Thursday, May 21, 2015

First Year Highlights... Earth Day 2015!

A Great First Year!

This year, we were inspired by our students.  Exceedingly passionate, intelligent, and driven, they met all challenges, and showed us there is certainly much to look forward to in the coming years.  We hope you will join us as we watch the BURECS program grow. 


Hitting the Lab Bench

This semester, students hit the lab bench, developing techniques to operate and conduct experiments on brand new, state-of-the-art equipment.  With high-powered microscopes, including a scanning electron microscope, and arrays of 4K monitors on the surrounding walls, they learned how to visualize important features of rock and ash from Antarctica, and developed the skills necessary to prepare and image samples of Antarctic volcanic ash.  Ultimately, they will use this information to date the ash, as well as the ancient Antarctic ice upon which it fell.  Marchant  and the BU Antarctic Research Group have used this very technique to determine the age of 8.1-million year old ice -  the oldest in the world.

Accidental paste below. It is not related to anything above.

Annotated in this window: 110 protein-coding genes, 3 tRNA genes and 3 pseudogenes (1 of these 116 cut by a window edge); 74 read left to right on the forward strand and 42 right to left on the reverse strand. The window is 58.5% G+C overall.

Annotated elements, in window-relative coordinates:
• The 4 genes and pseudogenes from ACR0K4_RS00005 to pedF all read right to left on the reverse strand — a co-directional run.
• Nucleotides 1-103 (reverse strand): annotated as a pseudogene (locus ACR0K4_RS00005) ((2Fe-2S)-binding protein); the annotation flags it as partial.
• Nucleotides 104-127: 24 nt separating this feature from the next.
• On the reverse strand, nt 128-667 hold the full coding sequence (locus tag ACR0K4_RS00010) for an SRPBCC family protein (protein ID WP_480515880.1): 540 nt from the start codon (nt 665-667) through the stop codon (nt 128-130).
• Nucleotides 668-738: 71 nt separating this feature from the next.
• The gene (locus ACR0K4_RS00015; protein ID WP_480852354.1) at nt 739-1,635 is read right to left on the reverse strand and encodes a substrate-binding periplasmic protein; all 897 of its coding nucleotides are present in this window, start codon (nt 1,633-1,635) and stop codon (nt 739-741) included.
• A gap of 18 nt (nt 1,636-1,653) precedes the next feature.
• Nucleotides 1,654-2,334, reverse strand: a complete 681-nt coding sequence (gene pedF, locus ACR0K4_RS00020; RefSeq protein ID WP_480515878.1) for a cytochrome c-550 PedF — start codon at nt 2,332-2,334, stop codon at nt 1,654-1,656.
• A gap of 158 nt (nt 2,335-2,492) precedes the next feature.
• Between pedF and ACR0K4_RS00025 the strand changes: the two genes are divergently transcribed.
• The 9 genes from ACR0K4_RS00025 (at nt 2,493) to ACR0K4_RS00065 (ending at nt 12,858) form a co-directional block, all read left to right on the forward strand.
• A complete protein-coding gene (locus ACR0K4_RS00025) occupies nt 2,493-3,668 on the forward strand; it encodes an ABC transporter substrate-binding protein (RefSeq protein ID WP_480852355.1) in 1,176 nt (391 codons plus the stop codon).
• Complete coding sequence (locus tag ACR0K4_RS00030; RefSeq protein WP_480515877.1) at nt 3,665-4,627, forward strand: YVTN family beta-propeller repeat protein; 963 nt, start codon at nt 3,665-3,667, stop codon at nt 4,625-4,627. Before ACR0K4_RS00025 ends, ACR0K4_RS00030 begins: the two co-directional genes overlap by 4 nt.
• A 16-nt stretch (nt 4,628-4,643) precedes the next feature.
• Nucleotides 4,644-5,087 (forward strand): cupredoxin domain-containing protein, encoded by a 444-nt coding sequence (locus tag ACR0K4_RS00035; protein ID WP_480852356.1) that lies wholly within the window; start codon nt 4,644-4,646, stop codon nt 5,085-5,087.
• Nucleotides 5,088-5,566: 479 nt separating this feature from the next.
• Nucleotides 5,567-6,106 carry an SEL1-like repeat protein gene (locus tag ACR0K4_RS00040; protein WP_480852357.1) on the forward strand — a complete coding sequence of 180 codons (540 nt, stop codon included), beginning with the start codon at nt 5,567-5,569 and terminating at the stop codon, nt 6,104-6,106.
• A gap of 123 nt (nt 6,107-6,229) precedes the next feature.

Sharing Knowledge

At the end of this semester, the students took their knowledge out of the laboratory. With the help of local media professionals, they learned to communicate their scientific knowledge to the incoming BURECS class through exciting multimedia projects. Their video projects will be coming soon...

Earth Day 2015!

One of the biggest highlights this year came on Earth Day. It was a great opportunity to showcase the science and communication skills the students had developed so far in this program. BURECS students showed off their new climate science knowledge at the BU's 2015 Earth Day Festival at the GSU.  Equipped with HD monitors displaying panoramas of Antarctica, field samples of Antarctic rock, ash, and even 8 million year old ice, the students shared their enthusiasm about science with the BU community.  A big thanks to BU's Office of Sustainability for including us in the festivities.

We shot this 360 degree panorama to capture the excitement. Drag the image around to look in all directions and see the students in action!

Click here to view in separate window

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